March 17, 2022
Pressley: HBCU Bomb Threats are Latest Chapter of Anti-Black White Supremacist Violence in America
WASHINGTON – In a House Oversight Committee hearing today, Congresswoman Ayanna Pressley (MA-07) discussed the recent bomb threats against Historically Black Colleges and Universities (HBCUs) and outlined how these threats are only the latest chapter in America’s long history of white supremacist violence against the Black community.
A transcript of her opening remarks at the hearing is available below and the full video of her exchange with witnesses is available here.
Transcript: Pressley: HBCU Bomb Threats are Latest Chapter of Anti-Black White Supremacist Violence in America
House Committee on Oversight and Reform
March 17, 2022
Thank you, Madam Chair and thank you to the panel of students who shared their stories and demonstrated so clearly the brilliance of our nation’s HBCUs.
The bomb threats facing HBCUs really must be properly contextualized by America’s long history of anti-Blackness and white supremacist violence against our community.
So I really appreciate the Chair for holding this space today. Even in the midst of this hearing, we see some who would seek to underestimate and to discredit the ferociousness of these threats.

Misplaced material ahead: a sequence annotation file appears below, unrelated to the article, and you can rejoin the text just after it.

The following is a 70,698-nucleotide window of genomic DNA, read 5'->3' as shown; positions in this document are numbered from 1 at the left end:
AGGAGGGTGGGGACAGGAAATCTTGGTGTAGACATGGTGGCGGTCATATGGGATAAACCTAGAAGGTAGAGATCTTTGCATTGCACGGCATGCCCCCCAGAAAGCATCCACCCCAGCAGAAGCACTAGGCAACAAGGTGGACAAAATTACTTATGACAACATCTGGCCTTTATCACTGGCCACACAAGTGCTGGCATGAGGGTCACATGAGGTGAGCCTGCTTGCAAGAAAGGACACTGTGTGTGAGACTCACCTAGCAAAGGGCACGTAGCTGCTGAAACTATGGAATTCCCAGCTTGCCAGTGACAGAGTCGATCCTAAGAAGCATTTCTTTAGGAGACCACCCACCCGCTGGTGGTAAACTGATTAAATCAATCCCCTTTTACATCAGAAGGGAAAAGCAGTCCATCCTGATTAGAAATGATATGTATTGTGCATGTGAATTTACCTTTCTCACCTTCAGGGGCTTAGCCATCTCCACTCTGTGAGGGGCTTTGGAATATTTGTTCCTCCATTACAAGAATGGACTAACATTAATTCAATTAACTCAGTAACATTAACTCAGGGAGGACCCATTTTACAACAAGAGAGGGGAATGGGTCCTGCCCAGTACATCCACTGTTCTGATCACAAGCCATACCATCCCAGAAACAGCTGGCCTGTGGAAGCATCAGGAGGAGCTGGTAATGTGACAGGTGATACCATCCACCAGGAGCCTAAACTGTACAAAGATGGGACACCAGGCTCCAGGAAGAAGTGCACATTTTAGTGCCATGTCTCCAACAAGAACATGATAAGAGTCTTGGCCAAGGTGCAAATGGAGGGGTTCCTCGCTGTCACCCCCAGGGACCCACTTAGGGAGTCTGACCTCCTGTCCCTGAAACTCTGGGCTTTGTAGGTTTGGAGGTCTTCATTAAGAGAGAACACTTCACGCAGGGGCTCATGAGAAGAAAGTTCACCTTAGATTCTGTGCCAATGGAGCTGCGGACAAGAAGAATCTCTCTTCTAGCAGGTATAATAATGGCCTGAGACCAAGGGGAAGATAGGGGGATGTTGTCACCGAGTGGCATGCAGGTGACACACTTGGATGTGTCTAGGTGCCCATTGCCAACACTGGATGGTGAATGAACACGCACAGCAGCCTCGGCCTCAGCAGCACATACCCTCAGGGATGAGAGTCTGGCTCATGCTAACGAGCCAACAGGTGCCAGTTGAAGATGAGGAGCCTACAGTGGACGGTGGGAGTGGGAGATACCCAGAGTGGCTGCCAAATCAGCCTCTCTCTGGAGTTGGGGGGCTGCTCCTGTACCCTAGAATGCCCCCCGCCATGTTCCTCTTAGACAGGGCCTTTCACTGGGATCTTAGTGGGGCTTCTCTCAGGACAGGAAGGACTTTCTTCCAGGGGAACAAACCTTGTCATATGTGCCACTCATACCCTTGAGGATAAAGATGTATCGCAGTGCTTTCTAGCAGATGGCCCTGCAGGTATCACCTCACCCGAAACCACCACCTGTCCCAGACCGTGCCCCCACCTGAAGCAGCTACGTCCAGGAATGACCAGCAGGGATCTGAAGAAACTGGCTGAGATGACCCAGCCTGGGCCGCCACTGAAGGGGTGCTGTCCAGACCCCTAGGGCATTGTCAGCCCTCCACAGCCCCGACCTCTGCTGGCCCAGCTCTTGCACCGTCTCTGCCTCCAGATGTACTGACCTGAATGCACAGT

For generations, there have been many seeking to intimidate and terrorize Black folks, and they’ve intentionally targeted pillars in our communities across the country.
From the reoccurring attacks on our Black churches, including the bombing of the 16th Street Baptist Church that killed four little Black girls in 1963 in Alabama, to the predominantly Black churches set ablaze by white men in my home state of the Commonwealth of Massachusetts mere hours after the election victory of President Barack Obama.
Along with our churches, our HBCUs have been sources of community pride, the epicenters of Black brilliance, and yes, the constant targets of white supremacists.
Dating as far back as 1865, when arsonists killed 46 Black people and LeMoyne-Owen College in Tennessee, to the 1960s when Fisk University North Carolina A&T received numerous bomb threats.
The string of threats in 2022 are not an anomaly, but a chilling chapter in the long and troubling crisis of white supremacist violence.
Dr. Cooper, I would like to discuss the implications of this long history of violence, intimidation on Black academia, specifically.
During enslavement. Black folks were lynched for learning to read.
During Jim Crow, we fought for equality in education still do today.
Today, our HBCU students are being threatened with bombs.
To a hate fueled few, there is nothing more dangerous than an educated Black person.
Full video of her exchange is available here.